Tuesday, May 29, 2012

Neonatal Lung Disease Differential Diagnosis

The (almost) Daily Diff today is Neonatal lung disease, which contains several entities unique to that age group, as well as many of the diagnoses seen in older children and adults. While a broad differential is listed below, the particular findings of any given case can narrow the differential significantly. Follow up imaging can also help clarify the situation. Unfortunately, I am not aware of an easy mnemonic to help recall these processes. Brute force memory shall have to suffice.

RDSRespiratory distress syndrome
  • preterm
  • ground glass
  • low lung volumes
TTNTransient tachypnea of the newborn 
  • often associated with C-section
  • resolves in 24-48h
MASMeconium aspiration syndrome
  • patchy airspace disease bilaterally
  • increased lung volumes
  • associated with pneumothorax
PNANeonatal pneumonia
  • secondary to group B strep
  • presents with consolidation (round pneumonia - seen in children due to lack of pores of Kohn / canals of Lambert)
PIEPulmonary interstitial emphysema
  • ventilated child
  • lucencies to edge of film
  • associated with pneumothorax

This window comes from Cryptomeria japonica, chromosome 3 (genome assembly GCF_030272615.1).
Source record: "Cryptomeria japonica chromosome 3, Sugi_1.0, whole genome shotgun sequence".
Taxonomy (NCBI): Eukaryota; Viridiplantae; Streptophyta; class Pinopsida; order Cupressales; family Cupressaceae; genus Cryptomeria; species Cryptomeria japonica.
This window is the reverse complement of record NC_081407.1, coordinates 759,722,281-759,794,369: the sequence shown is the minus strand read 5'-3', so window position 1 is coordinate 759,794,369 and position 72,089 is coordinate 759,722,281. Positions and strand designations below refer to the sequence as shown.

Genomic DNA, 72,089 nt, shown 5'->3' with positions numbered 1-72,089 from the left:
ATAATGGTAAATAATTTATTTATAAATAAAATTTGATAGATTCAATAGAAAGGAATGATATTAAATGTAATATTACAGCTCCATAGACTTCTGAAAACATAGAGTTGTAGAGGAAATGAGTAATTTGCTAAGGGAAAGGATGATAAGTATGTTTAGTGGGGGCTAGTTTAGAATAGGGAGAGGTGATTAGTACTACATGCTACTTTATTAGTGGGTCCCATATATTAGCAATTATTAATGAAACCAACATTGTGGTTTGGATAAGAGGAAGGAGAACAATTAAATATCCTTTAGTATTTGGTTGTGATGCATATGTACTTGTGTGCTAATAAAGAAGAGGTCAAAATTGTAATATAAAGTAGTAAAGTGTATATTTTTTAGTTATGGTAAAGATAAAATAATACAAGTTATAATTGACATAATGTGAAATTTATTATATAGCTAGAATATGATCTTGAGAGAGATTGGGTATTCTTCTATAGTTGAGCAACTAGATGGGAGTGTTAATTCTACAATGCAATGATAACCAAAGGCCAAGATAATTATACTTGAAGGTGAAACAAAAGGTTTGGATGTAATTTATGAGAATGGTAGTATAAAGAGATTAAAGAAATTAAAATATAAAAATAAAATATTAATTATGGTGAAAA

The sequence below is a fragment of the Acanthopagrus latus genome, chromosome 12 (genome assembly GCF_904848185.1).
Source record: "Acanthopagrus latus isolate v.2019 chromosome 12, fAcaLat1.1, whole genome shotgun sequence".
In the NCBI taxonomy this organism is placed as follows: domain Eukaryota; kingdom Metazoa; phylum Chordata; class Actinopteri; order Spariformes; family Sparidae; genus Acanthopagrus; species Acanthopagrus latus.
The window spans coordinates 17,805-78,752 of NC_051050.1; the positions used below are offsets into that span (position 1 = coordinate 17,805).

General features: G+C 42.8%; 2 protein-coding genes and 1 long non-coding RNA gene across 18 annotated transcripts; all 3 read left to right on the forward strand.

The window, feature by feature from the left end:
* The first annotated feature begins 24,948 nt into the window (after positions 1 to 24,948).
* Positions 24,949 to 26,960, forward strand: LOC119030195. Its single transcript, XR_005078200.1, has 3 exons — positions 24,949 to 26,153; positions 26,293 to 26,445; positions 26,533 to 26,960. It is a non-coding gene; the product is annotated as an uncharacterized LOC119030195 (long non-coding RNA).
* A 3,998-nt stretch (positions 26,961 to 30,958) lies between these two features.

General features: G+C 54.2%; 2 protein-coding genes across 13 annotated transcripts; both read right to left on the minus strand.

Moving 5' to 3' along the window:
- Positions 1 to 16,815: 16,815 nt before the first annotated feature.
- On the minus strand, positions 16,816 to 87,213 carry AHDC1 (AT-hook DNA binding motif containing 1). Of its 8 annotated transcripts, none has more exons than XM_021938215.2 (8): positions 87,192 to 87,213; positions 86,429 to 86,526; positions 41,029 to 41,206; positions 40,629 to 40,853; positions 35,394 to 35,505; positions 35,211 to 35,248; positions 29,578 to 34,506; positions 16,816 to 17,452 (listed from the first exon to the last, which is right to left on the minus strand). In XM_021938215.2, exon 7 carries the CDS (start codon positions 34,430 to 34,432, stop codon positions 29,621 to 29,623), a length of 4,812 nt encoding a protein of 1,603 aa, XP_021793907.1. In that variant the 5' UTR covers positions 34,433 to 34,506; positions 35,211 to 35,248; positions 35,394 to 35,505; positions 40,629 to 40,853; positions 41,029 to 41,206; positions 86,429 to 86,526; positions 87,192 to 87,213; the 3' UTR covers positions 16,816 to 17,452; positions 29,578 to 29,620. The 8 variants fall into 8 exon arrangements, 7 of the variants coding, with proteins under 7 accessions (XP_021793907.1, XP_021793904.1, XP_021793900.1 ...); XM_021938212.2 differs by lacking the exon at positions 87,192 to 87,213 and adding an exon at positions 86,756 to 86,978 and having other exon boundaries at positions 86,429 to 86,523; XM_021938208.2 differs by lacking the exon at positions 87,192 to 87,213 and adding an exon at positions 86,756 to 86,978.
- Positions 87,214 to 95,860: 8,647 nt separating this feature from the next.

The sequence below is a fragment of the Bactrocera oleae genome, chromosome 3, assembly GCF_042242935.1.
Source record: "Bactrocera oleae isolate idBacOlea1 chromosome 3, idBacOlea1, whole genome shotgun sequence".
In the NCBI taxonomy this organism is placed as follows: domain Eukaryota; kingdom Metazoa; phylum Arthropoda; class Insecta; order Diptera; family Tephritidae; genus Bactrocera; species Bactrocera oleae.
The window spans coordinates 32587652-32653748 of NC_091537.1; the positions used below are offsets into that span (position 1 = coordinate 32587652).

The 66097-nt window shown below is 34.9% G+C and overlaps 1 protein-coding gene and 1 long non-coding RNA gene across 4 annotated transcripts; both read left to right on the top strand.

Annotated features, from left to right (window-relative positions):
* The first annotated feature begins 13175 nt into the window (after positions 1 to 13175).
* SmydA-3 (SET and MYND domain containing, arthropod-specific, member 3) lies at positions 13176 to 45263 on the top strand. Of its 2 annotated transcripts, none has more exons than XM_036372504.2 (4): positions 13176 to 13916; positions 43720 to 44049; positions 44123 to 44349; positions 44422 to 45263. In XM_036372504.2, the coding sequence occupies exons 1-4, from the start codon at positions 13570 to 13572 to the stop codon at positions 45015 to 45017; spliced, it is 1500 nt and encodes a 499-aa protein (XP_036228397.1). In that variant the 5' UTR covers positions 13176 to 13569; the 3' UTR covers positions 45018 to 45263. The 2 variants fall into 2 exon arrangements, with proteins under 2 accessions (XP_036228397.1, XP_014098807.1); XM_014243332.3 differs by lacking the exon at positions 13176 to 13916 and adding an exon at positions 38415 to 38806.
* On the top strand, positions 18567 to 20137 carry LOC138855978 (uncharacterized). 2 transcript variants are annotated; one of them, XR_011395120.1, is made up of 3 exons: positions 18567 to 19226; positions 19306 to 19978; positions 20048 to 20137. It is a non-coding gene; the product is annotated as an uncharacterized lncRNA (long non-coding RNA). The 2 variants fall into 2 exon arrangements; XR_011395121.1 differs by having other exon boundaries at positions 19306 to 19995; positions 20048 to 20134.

CDHCongenital diaphragmatic hernia
  • gas crossing diaphragm
  • usually presents in postpartum period
  • high mortality rate
  • usually posterior (Bochdalek hernia)
BPFMBronchopulmonary foregut malformation
  • A term that encompasses (see next rows):
  • congenital pulmonary airways malformation 
  • pulmonary sequestration 
  • bronchogenic cyst 
  • neuroenteric cyst 
  • enteric cyst
CPAMCongenital pulmonary airway malformation
  • can fill in and appear consolidative
PSPulmonary sequestration
  • systemic blood supply (aorta)
  • may be cystic
  • intralobar (75%) vs extralobar (has its own pleura - 25%)
BCBronchogenic cyst
  • normal lung tissue without connection to bronchial tree
  • contains fluid (water), variable amounts of proteinaceous material, blood products, and calcium oxalate
  • most common location: mediastinum
NECNeurenteric cyst
  • associated with vertebral anomalies
ECEnteric cyst
  • aka duplication cyst

Each of these entities has a characteristic appearance, which should be studied individually.

Meconium aspiration
Source: Radiopaedia

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